Think about the Indy 500, and how many different cameras and reporters are placed all around the track, to try to deliver a complete view of the race for the fans watching on the Jumbotrons at the track or watching the race on television from anywhere in the world. In business, we don’t necessarily have cameras to record what is happening, but we can use similar types of communication. Take pictures of the different work activities to share with new employees. If the work flow in one area is impacted by the results that come from some other area, use process maps to identify those upstream and downstream activities. Make the information easily visible to employees so they know what impact their work may have on the final results, as well as how their tasks affect the ability of others to perform effectively. If reports contain data that is important for one or two areas of the organization, what data could or should be added to make the same report an effective method of communicating a single, more meaningful message to all employees?
Before I understood the issues related to different views from different perspectives, I thought that everyone should be able to see the same problems and therefore would want to work on the same solutions. For example, I have seen several instances where some corporate initiative placed a significant added burden on the front line service delivery teams, and no one at the administrative level seemed to care. Likewise, there have been times when suggestions for seemingly simple process changes were met with significant amounts of resistance by the field, for unknown reasons.
As I have enjoyed the opportunities to interact with individuals from all aspects of the HTM profession during the past several years, it has become increasingly clearer that we simply do not see the same things, or at least we do not all have the same perception of the things we do see. That does not represent a lack of desire for transparency, nor does it represent any intent to be dishonest in most cases. It is something that can easily be corrected, in most instances, once recognized.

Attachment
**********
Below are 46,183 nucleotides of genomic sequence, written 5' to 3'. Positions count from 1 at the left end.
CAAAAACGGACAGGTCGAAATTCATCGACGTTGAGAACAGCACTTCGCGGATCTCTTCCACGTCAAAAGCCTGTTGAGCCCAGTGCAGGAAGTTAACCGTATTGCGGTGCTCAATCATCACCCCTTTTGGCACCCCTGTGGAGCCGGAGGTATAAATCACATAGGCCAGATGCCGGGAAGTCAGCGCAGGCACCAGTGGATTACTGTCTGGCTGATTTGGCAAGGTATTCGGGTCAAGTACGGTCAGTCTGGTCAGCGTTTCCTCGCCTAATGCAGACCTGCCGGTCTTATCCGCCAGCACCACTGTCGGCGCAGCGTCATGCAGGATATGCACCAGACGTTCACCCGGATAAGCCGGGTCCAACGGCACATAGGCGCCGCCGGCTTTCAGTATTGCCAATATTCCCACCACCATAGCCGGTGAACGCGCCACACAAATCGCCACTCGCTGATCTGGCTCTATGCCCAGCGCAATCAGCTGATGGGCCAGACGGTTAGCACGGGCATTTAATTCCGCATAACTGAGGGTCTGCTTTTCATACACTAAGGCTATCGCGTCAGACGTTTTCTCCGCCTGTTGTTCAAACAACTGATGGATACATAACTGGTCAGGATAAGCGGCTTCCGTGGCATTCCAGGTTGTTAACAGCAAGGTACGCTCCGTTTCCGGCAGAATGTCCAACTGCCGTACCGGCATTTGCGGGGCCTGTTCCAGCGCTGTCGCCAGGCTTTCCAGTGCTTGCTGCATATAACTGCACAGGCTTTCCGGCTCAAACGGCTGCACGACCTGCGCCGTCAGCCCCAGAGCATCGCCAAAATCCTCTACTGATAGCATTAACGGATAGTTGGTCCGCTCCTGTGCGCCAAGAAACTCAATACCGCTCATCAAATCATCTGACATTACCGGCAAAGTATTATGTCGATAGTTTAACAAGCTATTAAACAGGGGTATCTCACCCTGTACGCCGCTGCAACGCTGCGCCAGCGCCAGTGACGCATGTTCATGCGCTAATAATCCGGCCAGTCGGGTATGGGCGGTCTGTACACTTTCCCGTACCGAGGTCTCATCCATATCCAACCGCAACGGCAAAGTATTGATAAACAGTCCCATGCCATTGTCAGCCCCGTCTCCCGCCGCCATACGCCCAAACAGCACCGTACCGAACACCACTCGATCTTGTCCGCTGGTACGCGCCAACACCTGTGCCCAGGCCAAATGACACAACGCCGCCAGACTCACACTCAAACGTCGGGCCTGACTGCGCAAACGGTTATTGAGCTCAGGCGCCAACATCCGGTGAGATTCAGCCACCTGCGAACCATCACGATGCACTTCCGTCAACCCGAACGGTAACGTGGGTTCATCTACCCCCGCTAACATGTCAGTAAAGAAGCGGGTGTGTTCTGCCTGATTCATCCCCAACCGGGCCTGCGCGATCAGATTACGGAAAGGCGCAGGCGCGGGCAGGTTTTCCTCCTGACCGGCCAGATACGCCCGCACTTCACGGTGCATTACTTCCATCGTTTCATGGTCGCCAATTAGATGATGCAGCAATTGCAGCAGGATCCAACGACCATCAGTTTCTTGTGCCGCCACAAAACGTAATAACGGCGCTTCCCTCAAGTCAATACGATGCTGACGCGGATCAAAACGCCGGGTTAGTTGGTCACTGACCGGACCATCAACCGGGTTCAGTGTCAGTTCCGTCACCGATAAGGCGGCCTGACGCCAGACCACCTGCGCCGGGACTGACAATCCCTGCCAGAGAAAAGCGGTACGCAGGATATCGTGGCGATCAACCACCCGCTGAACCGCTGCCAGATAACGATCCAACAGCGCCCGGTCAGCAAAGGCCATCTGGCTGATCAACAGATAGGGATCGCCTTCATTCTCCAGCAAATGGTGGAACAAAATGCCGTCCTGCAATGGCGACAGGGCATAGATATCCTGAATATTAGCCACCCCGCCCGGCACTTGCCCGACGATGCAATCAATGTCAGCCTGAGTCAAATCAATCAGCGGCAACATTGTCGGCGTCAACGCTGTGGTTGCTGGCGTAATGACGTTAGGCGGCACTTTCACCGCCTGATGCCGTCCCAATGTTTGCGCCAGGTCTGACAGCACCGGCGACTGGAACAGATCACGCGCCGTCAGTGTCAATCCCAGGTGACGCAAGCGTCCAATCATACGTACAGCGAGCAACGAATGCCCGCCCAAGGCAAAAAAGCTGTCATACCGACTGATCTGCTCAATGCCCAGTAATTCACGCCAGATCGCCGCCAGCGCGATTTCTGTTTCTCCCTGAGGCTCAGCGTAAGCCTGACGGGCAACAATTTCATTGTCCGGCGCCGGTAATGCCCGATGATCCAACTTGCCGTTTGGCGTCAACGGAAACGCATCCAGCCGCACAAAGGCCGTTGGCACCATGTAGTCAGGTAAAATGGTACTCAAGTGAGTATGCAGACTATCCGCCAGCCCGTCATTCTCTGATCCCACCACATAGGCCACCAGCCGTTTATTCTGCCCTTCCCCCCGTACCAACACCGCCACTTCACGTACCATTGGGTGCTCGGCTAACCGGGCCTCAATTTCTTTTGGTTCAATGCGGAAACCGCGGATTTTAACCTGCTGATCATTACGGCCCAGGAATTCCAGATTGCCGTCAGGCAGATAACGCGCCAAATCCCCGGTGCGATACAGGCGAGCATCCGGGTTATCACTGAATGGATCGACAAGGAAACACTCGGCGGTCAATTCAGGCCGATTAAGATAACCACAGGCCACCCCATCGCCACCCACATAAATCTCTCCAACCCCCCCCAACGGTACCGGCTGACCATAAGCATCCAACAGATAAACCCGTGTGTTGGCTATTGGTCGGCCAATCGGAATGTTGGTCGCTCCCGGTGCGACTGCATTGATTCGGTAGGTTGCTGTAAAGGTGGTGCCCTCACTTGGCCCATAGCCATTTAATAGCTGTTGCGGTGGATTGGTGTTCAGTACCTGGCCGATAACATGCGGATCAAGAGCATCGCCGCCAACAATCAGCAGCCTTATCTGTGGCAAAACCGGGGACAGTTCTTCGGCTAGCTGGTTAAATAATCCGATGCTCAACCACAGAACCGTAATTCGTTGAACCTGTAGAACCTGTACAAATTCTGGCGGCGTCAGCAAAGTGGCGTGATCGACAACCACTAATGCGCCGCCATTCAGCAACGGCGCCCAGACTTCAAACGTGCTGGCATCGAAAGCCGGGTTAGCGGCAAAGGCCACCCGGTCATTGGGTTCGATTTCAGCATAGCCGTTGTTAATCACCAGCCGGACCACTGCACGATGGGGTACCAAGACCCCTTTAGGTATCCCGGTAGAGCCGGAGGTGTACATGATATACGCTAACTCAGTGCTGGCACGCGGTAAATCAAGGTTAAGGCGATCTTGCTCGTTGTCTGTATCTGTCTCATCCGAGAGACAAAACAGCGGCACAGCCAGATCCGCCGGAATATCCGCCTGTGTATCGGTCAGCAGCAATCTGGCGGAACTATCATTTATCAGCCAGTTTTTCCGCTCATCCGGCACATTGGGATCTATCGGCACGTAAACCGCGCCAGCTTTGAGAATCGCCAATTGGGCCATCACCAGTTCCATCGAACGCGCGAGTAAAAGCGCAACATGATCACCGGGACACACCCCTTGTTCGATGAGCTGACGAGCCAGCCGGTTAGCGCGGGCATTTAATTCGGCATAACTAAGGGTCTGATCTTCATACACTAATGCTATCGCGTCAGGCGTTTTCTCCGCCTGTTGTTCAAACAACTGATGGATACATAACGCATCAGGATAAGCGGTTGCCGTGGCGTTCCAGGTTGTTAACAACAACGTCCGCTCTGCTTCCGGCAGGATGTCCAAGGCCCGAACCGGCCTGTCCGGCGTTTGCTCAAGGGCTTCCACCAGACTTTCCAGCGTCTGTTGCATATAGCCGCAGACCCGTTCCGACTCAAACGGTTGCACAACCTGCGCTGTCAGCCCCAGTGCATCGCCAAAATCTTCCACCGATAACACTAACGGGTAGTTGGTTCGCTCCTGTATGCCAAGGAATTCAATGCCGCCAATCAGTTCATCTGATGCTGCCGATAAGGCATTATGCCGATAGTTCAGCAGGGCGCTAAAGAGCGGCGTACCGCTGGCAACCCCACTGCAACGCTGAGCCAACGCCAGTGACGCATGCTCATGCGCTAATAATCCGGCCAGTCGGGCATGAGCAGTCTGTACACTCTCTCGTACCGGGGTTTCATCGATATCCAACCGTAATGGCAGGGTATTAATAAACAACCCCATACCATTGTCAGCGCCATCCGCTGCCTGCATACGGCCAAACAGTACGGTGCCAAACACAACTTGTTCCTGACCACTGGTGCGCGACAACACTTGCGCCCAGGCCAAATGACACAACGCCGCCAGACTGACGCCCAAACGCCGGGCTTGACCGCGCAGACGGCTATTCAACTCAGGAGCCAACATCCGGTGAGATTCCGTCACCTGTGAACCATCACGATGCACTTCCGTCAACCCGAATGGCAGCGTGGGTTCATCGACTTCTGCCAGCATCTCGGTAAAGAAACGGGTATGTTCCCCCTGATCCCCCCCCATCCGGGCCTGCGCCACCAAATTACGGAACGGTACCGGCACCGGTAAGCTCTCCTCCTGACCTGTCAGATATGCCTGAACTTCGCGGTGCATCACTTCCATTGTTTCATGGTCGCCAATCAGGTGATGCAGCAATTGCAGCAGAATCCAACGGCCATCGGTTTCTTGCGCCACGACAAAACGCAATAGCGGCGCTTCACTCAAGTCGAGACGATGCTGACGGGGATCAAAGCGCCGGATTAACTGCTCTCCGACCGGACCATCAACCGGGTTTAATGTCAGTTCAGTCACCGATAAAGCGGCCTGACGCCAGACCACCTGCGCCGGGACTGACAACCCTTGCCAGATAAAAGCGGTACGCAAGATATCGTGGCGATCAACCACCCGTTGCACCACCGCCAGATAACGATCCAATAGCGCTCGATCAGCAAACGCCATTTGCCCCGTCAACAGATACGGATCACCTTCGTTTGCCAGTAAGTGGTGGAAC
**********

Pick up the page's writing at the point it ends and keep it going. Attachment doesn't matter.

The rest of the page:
We each must accept the responsibility to be open to viewing any situation from some perspective other than our own. That is especially crucial when the instinctive reaction to a suggestion or expectation may be negative or defensive. Instead of allowing that initial response to drive what happens next, make a conscious effort to first verify that everyone is seeing the same thing. Once those pictures from the different perspectives around the track all start to be visible on the Jumbotron, everyone can grasp a more complete representation of the circumstances.
Any place on that race track, on any lap, can have a dramatic impact on the finish. For organizations where the employees are able to see what it really takes to get to the finish, they will all be more likely to work harder to get there, and the result will be a win for everyone involved. So, no matter which seat you are in, seek to acknowledge and apply the vision from the other vantage points. Transparency requires an overlay of all views to create the full picture of the organization.